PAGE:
Every year, medical schools nationwide celebrate the incoming class of medical students during the White Coat Ceremony—the official start of their medical careers. Since its inception in the early 90s, the White Coat Ceremony has become a revered tradition that emphasizes the importance of both scientific excellence and compassionate care for patients.
As is the case with most medical schools, the institution at which I receive my medical education is home to a myriad of student interest groups for nearly every clinical specialty.There’s your standard fare of IMIG, PIG, and SIG (for internal medicine, pediatrics, and surgery respectively), but then there are a few that are a bit more esoteric, such as the Transplant Surgery Interest Group (TSIG). Read more
When we invited Dr. Mary T. Bassett, commissioner of the New York City Department of Health and Mental Hygiene, to speak about racism in the health care system at the Icahn School of Medicine at Mount Sinai (ISMMS), we knew that it would be a powerful conversation. Read more
Whenever anyone asks how many siblings I have, I just start laughing. It’s not a very straightforward story, but the direct answer is incredibly high; something like 27. Read more
As the health care sector continues to face new challenges every day like rapidly rising costs and an increasing prevalence of chronic disease, the need for innovation is becoming exceedingly apparent. Now more than ever, we need people to disrupt the status quo and develop revolutionary innovations aimed at solving some of our most unsolvable problems. Read more
It started with a simple Facebook post in October 2016.
The White Coat Ceremony is a rite of passage for beginning medical students that creates a psychological contract for professionalism and empathy in the practice of medicine. Slavena Salve Nissan, MD Candidate 2020, reflects on the ceremony’s impact on her first step towards becoming a doctor. Read more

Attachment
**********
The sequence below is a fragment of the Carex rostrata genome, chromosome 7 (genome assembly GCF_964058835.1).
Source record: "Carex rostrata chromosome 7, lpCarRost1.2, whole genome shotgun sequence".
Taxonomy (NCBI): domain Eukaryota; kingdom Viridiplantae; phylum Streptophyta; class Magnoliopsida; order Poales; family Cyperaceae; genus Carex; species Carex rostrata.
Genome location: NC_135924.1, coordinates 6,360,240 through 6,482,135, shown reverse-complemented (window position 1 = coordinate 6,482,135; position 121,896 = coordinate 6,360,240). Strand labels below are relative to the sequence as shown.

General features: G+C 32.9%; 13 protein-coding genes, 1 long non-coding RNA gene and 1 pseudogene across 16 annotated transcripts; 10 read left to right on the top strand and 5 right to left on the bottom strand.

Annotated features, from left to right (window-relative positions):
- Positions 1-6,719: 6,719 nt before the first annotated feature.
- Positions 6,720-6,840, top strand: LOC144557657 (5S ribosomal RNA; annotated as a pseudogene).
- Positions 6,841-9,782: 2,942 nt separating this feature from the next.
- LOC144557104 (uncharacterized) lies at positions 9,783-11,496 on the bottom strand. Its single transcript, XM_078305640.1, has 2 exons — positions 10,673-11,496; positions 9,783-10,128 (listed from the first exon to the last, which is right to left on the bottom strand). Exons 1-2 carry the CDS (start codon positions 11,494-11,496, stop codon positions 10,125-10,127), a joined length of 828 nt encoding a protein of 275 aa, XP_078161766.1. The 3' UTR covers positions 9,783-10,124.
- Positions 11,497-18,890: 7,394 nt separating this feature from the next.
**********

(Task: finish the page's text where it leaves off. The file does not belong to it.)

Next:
It’s a strange sight. Medical students not pounding the keys of their laptops. Not tapping on the screens of their iPhones. Not talking about going to an event or pursuing a research opportunity. In fact, not talking at all. Just dipping brushes into bright acrylic paints and with the focus and childlike joy of their younger selves, creating a landscape from the blank canvas in front of them. Read more
The devastating earthquake that hit Haiti in 2010, left the country with damaging effects, including a fractured health care system. On an annual service trip, volunteers of the ISMMS student organization, Medical Students for Haiti (MS4H), visit Haiti to train their international peers on basic medical practices, in an effort to build a cohort of competent physicians and clinicians who are ready to overturn the country’s current health care state. Read more
When I tell people that I commute back and forth between East Harlem and where I live in Brooklyn, they’re always surprised as to why I chose not to dorm on campus at Aron Hall. My response is that commuting is what I’m used to. I spent four years commuting to Hunter College and loved being in the city during the day and coming home to my family at night. Of course, commuting can be tough too. Read more